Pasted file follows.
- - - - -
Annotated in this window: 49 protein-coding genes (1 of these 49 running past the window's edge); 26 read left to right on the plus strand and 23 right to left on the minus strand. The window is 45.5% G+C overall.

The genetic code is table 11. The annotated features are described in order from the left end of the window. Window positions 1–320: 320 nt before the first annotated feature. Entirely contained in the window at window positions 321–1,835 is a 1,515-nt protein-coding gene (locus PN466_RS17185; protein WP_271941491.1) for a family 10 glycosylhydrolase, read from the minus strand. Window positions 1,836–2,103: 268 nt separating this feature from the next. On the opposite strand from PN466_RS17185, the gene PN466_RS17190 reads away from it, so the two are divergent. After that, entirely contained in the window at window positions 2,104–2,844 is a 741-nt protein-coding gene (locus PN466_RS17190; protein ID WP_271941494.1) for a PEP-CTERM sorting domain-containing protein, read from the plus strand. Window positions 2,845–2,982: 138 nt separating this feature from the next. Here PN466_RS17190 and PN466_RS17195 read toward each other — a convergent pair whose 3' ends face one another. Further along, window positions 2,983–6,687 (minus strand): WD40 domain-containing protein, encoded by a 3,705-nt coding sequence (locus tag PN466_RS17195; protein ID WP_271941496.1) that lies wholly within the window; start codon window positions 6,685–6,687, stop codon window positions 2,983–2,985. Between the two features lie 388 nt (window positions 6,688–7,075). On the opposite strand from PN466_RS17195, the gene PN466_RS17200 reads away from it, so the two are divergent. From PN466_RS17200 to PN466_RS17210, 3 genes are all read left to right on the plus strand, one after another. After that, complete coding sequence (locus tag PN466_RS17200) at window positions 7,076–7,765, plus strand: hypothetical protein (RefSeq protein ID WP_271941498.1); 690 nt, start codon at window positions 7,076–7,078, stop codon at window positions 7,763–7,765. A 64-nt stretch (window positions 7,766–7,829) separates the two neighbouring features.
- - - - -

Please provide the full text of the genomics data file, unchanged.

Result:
Annotated in this window: 49 protein-coding genes (1 of these 49 running past the window's edge); 26 read left to right on the plus strand and 23 right to left on the minus strand. The window is 45.5% G+C overall.

The genetic code is table 11. The annotated features are described in order from the left end of the window. Window positions 1–320: 320 nt before the first annotated feature. Entirely contained in the window at window positions 321–1,835 is a 1,515-nt protein-coding gene (locus PN466_RS17185; protein WP_271941491.1) for a family 10 glycosylhydrolase, read from the minus strand. Window positions 1,836–2,103: 268 nt separating this feature from the next. On the opposite strand from PN466_RS17185, the gene PN466_RS17190 reads away from it, so the two are divergent. After that, entirely contained in the window at window positions 2,104–2,844 is a 741-nt protein-coding gene (locus PN466_RS17190; protein ID WP_271941494.1) for a PEP-CTERM sorting domain-containing protein, read from the plus strand. Window positions 2,845–2,982: 138 nt separating this feature from the next. Here PN466_RS17190 and PN466_RS17195 read toward each other — a convergent pair whose 3' ends face one another. Further along, window positions 2,983–6,687 (minus strand): WD40 domain-containing protein, encoded by a 3,705-nt coding sequence (locus tag PN466_RS17195; protein ID WP_271941496.1) that lies wholly within the window; start codon window positions 6,685–6,687, stop codon window positions 2,983–2,985. Between the two features lie 388 nt (window positions 6,688–7,075). On the opposite strand from PN466_RS17195, the gene PN466_RS17200 reads away from it, so the two are divergent. From PN466_RS17200 to PN466_RS17210, 3 genes are all read left to right on the plus strand, one after another. After that, complete coding sequence (locus tag PN466_RS17200) at window positions 7,076–7,765, plus strand: hypothetical protein (RefSeq protein ID WP_271941498.1); 690 nt, start codon at window positions 7,076–7,078, stop codon at window positions 7,763–7,765. A 64-nt stretch (window positions 7,766–7,829) separates the two neighbouring features.